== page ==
With her mother, business partner and brand consigliore Tina tending to her ailing father a few months ago, Jessica Simpson took charge of the boardroom at the Parlux Fragrances Inc. offices in New York, where her fragrance team had gathered to discuss what to call her upcoming scent. “We were just throwing out different ideas and different names, and I said, ‘Why don’t we do something with just my name?’ There has to be a way to just do that because we’re doing it in the rest of our business,” said Simpson, continuing, “It was a fun meeting because I got to have the reins, and I really got to control it and do what I wanted to do.” And that’s how Jessica Simpson, the floral gourmand fragrance launching in August, was born. “When it’s just my name, my heart is definitely in it,” said Simpson. “There were things about this fragrance that took me to a different place. It was exciting. It’s more sophisticated. It’s a little mature.”
The signature fragrance is more sophisticated and mature, and so is Simpson. Although her tabloid persona will no doubt always be a part of her, the days of Simpson’s “Newlyweds: Nick and Jessica” the MTV reality show that solidified her celebrity beyond music are decidedly behind her. Since she released her first fragrance under the Fancy franchise in 2008, she has entered her 30s, had two children (two-year-old daughter Maxwell and son Ace, who will turn one on June 30), settled down with fiancé and former professional football player Eric Johnson and expanded her brand, estimated to pull in some $1 billion in global sales annually across 32 categories. Industry sources believe the fragrance could boost the brand’s revenues by $20 million in its initial year on counter.
Vince Camuto, chief executive officer of Camuto Group, master licensee for the Jessica Simpson Collection, has noticed changes in Simpson, and they aren’t simply superficial. He commended her for being far more self-assured than she was nearly a decade ago when her brand was getting off the ground. “You’ve got to remember she was really young at the time, and, with each year that has passed by, she became more confident, more knowledgeable and more approachable. She understands the customers and the products better. Her knowledge of the Jessica Simpson girl and what she has to do to build the brand is better,” said Camuto.
Simpson’s elevated confidence and maturity aligned with Parlux’s goals for her signature fragrance. “Signature is a huge departure. This is a really sophisticated project in the look, the smell and the packaging. It is much more upscale and much more sophisticated than anything she has had to this point,” said Donald Loftus, president of Parlux. Like Simpson, her audience has aged and the Jessica Simpson fragrance is aimed at older fragrance shoppers than the Fancy scents, although Parlux is still running with those of the Fancy variety. The company recently introduced a Fancy Girl limited-edition set that pairs an eau de parfum spray with three nail polishes.
Created with Givaudan perfumer Marypierre Julien, the Jessica Simpson scent is an amalgam of citrus, clementine, nectarine, pomegranate and apricot in the opening notes; frangipani, night-blooming jasmine, orange flower and tiger lily in the middle notes, and white chocolate vanilla bean, sandalwood, tonka bean and driftwood in the base notes. It is priced at $65 for a 3.4-oz. edp spray, $49 for a 1.7-oz. edp spray, $35 for a 1-oz. edp spray, and $18 for a 0.2-oz. roller ball. Simpson said the fragrance is “a mixture of everything that I grew up loving. I am one of those people that part of who I am is doing a lot of reminiscing. It’s also definitely looking forward, so it’s kind of combining those two different elements and where I’m at right now [and where I was]. If [the children] reminisce about certain moments of their lives, I want them to one day be able to reminisce about me and be like, that’s what Mom smelled like.”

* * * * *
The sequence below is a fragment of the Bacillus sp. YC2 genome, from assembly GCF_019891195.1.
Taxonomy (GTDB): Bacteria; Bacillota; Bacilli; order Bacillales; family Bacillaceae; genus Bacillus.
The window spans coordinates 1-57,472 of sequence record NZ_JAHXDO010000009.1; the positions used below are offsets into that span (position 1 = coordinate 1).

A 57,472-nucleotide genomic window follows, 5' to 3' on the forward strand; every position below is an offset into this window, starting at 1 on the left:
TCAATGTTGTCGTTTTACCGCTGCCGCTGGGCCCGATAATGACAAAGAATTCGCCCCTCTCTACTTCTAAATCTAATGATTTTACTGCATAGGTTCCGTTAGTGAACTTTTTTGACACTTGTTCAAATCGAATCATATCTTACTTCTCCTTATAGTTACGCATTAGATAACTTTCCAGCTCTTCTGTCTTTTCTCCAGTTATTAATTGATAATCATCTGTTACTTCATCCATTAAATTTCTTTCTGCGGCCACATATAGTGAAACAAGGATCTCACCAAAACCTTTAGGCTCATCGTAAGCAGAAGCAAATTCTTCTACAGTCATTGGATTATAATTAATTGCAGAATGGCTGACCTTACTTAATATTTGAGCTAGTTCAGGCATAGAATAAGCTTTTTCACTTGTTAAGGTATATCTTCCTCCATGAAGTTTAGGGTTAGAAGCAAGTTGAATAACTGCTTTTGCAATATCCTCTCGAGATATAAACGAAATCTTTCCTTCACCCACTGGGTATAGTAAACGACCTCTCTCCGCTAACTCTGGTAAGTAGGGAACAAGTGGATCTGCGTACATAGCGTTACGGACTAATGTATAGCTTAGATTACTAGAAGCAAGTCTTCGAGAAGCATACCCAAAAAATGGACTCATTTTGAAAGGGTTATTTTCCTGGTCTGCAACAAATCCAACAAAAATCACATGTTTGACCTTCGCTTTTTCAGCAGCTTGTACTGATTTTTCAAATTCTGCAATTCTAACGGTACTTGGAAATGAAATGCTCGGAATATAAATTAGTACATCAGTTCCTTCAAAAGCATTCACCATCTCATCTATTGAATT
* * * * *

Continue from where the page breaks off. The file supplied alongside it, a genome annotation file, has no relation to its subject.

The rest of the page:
The crystal bottle with Simpson’s name etched across it is teardrop-shaped, and the cap is wrapped in a rose gold feather. Simpson views feathers as symbols of auspicious beginnings, truth and lightness. “Through my divorce [from former husband Nick Lachey] and through being forced to be in the real world on my own and have my own opinions and make my own decisions, I would see white feathers everywhere,” said Simpson. White feathers show up in the ads as well. Shot by Gilles Bensimon at Big Sky Movie Ranch in Simi Valley, Calif., the print images feature Simpson wearing a feather-festooned Oscar de la Renta dress. Speaking of dresses, Jessica didn’t reveal much about what she will walk down the aisle in her wedding is said to be planned for the July 4 weekend though, only saying, “I’m working with one of my favorite designers of all time.”
The scrutiny definitely hasn’t hurt Simpson’s brand. It is growing by branching into the home and baby categories. Aside from the fragrances with Parlux and products related to them, there is no other beauty merchandise under the Jessica Simpson umbrella at the moment. In the past, Simpson was associated with Proactiv, BeautyMint and Dessert Beauty. However, Simpson would consider extending her brand further into beauty. Her mother Tina said, “One day it would be great. Beauty, obviously, is a big part of everything. So, we’d love to do that.” Camuto sees no reason why Simpson’s brand can’t keep growing. “I think there is more room,” he said. “When you have something good, it only gets better.”